It was around 1980, I was 14 and arcades were all the rage. I figured I could save myself some money if I learned how to develop games myself, as quarters went quickly!
I had some simple home game systems, basically Atari Pong knockoffs that were black and white only that I had earned by selling Christmas cards or some other endeavor.
One day, my friend’s dad bought home a Rockwell computer from work. This thing had a one-line LED display and a paper tape print out. We played a game called “Cokes” where you had to guess how many Cokes the computer had.
The game was written in BASIC, but I did not know that at the time, I just knew that the instructions did not look too complicated. I was hooked and wanted to learn how to do this for myself.
I was a typical kid that picked up and dropped interests like they were hot lava rocks. This one, however, stuck with me. I began seeing computers in magazines, and the TRS-80 Model I Level I with 4K of RAM was, I believe only $500, with monitor!
I asked my parents (who were not rich by any standard) if I could get one and my Mom, wary of my waning interests, said that I had to prove to her somehow that I would stick with this one. She could see how important computers were becoming, but it was a lot of money.
I saved up my allowance and we went to the local Radio Shack. They had a book titled “Learn to program with Mr. Computer” This book taught the literal basics: variables, conditionals, expressions, program flow, debugging, etc.
Using some TRS-80 “coding graph paper” I carefully wrote a guessing game program similar to “Cokes” in pencil. I then ran the program using the debugging techniques from the book, keeping track of the state of the variables after each line of executed BASIC.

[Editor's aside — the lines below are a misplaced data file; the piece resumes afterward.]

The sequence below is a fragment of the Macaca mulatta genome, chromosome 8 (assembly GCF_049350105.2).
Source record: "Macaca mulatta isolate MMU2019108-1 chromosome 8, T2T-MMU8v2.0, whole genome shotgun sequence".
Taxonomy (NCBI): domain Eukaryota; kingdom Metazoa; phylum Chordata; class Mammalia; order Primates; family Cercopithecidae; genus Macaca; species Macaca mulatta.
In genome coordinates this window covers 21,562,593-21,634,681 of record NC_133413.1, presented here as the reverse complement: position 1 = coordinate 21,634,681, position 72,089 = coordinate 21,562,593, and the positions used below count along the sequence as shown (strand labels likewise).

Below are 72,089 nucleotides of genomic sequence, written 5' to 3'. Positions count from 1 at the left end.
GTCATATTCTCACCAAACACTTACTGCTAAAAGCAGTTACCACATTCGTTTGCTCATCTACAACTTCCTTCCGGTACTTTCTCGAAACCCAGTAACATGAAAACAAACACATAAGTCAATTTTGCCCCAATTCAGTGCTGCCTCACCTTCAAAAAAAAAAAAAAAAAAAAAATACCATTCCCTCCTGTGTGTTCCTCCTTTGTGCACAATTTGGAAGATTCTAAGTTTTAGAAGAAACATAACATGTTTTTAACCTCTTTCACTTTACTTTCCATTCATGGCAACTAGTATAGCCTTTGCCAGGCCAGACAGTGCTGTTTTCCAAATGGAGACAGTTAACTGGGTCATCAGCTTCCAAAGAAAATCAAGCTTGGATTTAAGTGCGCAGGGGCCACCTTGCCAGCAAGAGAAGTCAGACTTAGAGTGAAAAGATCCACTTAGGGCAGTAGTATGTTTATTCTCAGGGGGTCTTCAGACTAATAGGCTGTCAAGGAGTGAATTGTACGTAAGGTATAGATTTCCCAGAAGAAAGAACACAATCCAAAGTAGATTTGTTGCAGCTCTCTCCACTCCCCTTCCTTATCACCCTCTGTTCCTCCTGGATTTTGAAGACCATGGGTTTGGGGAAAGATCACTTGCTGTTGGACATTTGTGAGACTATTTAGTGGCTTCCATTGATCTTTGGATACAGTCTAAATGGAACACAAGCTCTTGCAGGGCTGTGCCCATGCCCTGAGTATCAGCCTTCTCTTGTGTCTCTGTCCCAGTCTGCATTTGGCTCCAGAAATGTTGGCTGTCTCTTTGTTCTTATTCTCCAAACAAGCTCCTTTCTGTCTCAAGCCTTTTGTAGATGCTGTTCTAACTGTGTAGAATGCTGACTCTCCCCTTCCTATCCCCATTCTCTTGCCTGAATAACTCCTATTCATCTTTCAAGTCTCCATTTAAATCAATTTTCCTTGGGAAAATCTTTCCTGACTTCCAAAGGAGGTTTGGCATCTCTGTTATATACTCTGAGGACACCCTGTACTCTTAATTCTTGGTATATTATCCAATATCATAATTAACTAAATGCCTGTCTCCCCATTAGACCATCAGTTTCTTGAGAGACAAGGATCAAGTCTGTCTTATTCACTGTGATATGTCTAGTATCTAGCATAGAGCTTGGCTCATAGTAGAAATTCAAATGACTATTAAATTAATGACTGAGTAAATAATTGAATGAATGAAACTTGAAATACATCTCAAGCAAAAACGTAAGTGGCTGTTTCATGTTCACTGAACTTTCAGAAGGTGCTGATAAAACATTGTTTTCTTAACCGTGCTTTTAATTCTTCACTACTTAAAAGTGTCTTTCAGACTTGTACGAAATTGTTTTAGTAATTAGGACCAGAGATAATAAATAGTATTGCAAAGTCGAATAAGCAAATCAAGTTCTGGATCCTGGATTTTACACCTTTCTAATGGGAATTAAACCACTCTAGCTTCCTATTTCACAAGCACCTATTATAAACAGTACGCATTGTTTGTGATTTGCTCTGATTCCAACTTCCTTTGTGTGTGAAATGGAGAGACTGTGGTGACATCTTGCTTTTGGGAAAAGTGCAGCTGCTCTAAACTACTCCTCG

I must have run that game a hundred times before I felt confident enough to declare to my mother that I had written a working program. She did not know what I was going on about, but I asked for another trip to the Radio Shack.
We went to the store she mom asked the salesperson if I could try out the computer. They said sure, so I sat down and carefully typed in my program. It wasn’t terribly long, but I ran it and asked mom to come play Cokes with me. It worked!
It wasn’t much long after that demonstration that my parents bought my first computer, that Radio Shack Model I Level I, and it was a thing of glory. I could save programs to tape!
I used the graph paper to draw out a space ship (the pixels were rectangular) and wrote a program that animated a space launch, as I believe the Space Shuttle was all in the news leading up to the April 1981 launch.
My grandmother was so impressed that a mere three years later, after her passing, my grandfather bought my first Macintosh for me. And that is how my career was, I guess I’ll say it, launched.
I have not developed a game other than that one, however.